Patients with movement disorders refractory to medication, such as Parkinson's Disease, essential tremor and dystonia, are assessed by a team comprising the neurosurgeon, the neurologist from the Movement Disorder Clinic and a neuropsychologist in order to ascertain whether or not they might be appropriate candidates for a surgical intervention. Only after the records have been thoroughly reviewed and the case discussed, is the decision made regarding the suitability of the candidate for surgery.
The stereotactic intervention is performed with the state of the art equipment and uses a computer work station in order to plan the optimal trajectory to the intracranial target, which can be visualized on the MRI obtained under stereotactic conditions. Physiological mapping of the area targeted is then carried out using a combination of recording and stimulation. When the appropriate target has been identified, a stimulating electrode is utilized to assess the effects of the intervention. A permanent implant of the deep-brain stimulating electrode is made only after careful testing of the patient, who remains awake during the entire intervention. Patients typically undergo a repeat MRI within 6 hours of the surgery and are discharged home the following day. Follow-up is maintained with both the neurosurgeon and referring neurologist.
In patients who suffer from severe spasticity secondary to spinal cord injuries, progressive neurological degenerative disorders, or birth defects, a program for the surgical management of spasticity has been in place. Physiatrists with special expertise in spasticity as it affects spinal cord injuries are instrumental in assessing patients for an intervention with either the baclofen pump or selective dorsal rhizotomies, both of which are performed at Yale. The ability to deliver a drug directly to the subarachnoid space using a programmable pump has resulted in dramatic improvements in the patients' spasticity, frequently resulting in improved wound healing and a decrease in the frequency of subsequent hospitalizations and need for medication. Those who have patients who would benefit more from a selective dorsal rhizotomy or myelotomy are admitted for an open surgery, which typically abolishes the spasticity completely, thereby eliminating the need for high doses of anti-spasmodic medications. Patients are subsequently followed by both the neurosurgeon and referring physiatrist or neurologist.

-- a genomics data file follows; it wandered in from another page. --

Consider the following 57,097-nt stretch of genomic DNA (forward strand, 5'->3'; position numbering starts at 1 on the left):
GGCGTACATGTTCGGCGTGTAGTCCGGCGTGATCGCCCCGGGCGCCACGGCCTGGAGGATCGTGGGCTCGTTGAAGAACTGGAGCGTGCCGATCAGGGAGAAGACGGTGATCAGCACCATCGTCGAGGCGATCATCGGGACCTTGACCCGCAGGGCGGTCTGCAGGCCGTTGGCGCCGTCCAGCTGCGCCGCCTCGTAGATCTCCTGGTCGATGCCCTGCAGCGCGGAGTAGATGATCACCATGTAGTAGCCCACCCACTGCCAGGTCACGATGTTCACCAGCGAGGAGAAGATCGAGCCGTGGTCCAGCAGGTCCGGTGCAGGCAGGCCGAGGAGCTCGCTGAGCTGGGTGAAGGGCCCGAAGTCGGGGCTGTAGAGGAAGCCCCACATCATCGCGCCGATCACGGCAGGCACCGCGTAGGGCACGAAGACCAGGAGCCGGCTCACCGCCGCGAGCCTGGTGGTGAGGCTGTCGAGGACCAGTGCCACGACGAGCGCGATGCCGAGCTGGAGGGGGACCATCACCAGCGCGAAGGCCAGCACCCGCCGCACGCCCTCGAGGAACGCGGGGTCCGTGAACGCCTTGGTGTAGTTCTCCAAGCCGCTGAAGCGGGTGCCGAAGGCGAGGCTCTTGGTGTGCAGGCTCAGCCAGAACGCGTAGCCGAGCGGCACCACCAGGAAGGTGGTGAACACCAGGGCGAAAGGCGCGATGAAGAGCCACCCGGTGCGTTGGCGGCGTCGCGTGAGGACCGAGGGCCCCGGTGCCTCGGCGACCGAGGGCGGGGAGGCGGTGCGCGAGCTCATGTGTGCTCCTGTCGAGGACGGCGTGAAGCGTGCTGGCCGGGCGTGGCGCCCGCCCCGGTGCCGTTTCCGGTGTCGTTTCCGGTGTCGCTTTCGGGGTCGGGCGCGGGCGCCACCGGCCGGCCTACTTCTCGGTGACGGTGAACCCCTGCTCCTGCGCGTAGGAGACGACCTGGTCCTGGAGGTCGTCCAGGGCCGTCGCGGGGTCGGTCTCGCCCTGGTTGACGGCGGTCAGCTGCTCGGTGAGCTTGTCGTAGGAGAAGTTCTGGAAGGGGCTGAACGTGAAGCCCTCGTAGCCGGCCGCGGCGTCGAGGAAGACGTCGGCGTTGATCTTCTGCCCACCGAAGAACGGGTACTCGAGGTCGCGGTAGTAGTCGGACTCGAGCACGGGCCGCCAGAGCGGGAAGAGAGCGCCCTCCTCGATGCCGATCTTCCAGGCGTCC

Neurosurgery has had a long history of providing ablative surgery for psychiatric disease. There has been a recent resurgence of interest in providing reversible, nondestructive neuron-augmentation for psychiatric disorders. Our long experience utilizing Vagal Nerve Stimulation for epilepsy has lead to our participation in the implantation of these same devices in patients with treatment refractory depression. On a limited basis, we are also implanting deep brain stimulators for the treatment of Tourette syndrome. Plans are underway to expand these programs to include deep brain stimulation for the treatment of depression and obsessive compulsive disorder.
Patients with complex pain disorders refractory to medication present a special challenge to the medical community requiring the resources of a multi-disciplinary team, which typically involves a neurosurgeon, a neurologist, an anesthesiologist, a physiatrist and a psychologist. The large number of patients presenting with intractable pain, only a minority are usually appropriate candidates for a neurosurgical intervention, be it in the form of a neuro-augmentative procedure such as spinal cord or brain stimulation, or a neuroablative procedure such as a thalamotomy or DREZ procedure. The success of the intervention is more often than not dependent on the careful selection of patients, having insured that interventions of less magnitude have failed to adequately meet their needs. These procedures can only be reasonably undertaken after carefully reviewing their records and discussing the optimal management after they have been carefully examined in detail. The majority of patients are screened by pain management specialists before they are referred for a neurosurgical opinion and then rediscussed prior to any intervention. The results of this approach have been gratifying for many patients in that they have been able to return to productive lives free from the ravages of chronic, debilitating pain, many of them returning to gainful employment. As new and exciting therapies become available to treat these difficult conditions, it is hoped that this multi-disciplinary approach will allow for the early referral and intervention of patients who might otherwise go on to develop intractable chronic pain disorders unresponsive to any modality of treatment.